This function provides a Python REPL in the R session, which can be used to interactively run Python code. All code executed within the REPL is run within the Python main module, and any generated Python objects will persist in the Python session after the REPL is detached.

  module = NULL,
  quiet = getOption("reticulate.repl.quiet", default = FALSE),
  input = NULL



An (optional) Python module to be imported before the REPL is launched.


Boolean; print a startup banner when launching the REPL? If TRUE, the banner will be suppressed.


Python code to be run within the REPL. Setting this can be useful if you'd like to drive the Python REPL programmatically.


When working with R and Python scripts interactively, one can activate the Python REPL with repl_python(), run Python code, and later run exit to return to the R console.


A handful of magics are supported in repl_python():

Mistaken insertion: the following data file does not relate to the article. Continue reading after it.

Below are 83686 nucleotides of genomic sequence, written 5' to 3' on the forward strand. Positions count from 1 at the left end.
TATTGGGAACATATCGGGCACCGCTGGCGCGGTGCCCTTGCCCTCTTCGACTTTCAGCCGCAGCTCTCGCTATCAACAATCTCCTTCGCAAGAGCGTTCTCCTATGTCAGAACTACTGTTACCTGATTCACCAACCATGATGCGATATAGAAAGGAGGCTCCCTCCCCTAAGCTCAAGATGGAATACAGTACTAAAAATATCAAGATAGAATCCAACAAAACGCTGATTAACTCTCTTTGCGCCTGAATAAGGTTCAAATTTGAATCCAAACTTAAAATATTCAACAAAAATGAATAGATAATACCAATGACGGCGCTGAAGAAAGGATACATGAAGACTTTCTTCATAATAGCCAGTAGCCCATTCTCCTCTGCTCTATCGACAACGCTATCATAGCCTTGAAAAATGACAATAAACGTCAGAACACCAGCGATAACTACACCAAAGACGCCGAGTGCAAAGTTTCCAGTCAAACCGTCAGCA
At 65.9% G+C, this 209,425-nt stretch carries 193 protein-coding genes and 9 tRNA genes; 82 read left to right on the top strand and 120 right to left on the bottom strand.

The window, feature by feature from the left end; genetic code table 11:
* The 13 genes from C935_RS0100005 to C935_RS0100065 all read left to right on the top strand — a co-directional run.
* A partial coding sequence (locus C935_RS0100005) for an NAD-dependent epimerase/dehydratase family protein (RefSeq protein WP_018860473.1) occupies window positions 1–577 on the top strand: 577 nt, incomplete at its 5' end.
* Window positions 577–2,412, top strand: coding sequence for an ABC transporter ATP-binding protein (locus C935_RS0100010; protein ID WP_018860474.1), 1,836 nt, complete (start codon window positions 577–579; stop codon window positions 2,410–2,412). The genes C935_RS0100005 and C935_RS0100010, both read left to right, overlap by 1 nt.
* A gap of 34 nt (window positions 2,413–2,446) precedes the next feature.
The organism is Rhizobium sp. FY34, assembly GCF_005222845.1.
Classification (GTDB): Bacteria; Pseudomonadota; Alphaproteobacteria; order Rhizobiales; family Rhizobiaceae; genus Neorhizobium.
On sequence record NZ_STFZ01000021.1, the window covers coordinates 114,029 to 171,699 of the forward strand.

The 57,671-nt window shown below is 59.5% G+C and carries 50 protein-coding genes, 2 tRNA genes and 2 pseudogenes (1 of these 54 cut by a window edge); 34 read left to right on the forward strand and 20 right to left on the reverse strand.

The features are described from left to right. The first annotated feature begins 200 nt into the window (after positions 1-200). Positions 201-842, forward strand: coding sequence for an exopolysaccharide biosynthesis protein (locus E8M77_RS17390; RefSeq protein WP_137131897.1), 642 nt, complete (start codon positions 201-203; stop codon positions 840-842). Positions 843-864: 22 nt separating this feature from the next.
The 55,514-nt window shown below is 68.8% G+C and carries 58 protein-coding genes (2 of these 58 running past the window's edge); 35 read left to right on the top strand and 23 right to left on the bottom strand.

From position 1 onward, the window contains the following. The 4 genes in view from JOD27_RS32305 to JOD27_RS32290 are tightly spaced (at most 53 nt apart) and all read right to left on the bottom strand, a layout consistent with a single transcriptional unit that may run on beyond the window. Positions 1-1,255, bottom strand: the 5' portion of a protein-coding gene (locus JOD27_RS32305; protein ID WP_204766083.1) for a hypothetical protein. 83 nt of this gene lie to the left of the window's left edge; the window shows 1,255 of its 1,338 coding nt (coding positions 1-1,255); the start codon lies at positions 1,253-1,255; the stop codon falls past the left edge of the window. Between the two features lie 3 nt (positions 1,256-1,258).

Lines prefixed with ! are executed as system commands:

  • !cmd --arg1 --arg2: Execute arbitrary system commands

Magics start with a % prefix. Supported magics include:

  • %conda ... executes a conda command in the active conda environment

  • %pip ... executes pip for the active python.

  • %load, %loadpy, %run executes a python file.

  • %system, !! executes a system command and capture output

  • %env: read current environment variables.

    • %env name: read environment variable 'name'.

    • %env name=val, %env name val: set environment variable 'name' to 'val'. val elements in {} are interpolated using f-strings (required Python >= 3.6).

  • %cd <dir> change working directory.

    • %cd -: change to previous working directory (as set by %cd).

    • %cd -3: change to 3rd most recent working directory (as set by %cd).

    • %cd -foo/bar: change to most recent working directory matching "foo/bar" regex (in history of directories set via %cd).

  • %pwd: print current working directory.

  • %dhist: print working directory history.

Additionally, the output of system commands can be captured in a variable, e.g.:

  • x = !ls

where x will be a list of strings, consisting of stdout output split in "\n" (stderr is not captured).


# enter the Python REPL, create a dictionary, and exit
dictionary = {'alpha': 1, 'beta': 2}

# access the created dictionary from R
# $alpha
# [1] 1
# $beta
# [1] 2

See also

py, for accessing objects created using the Python REPL.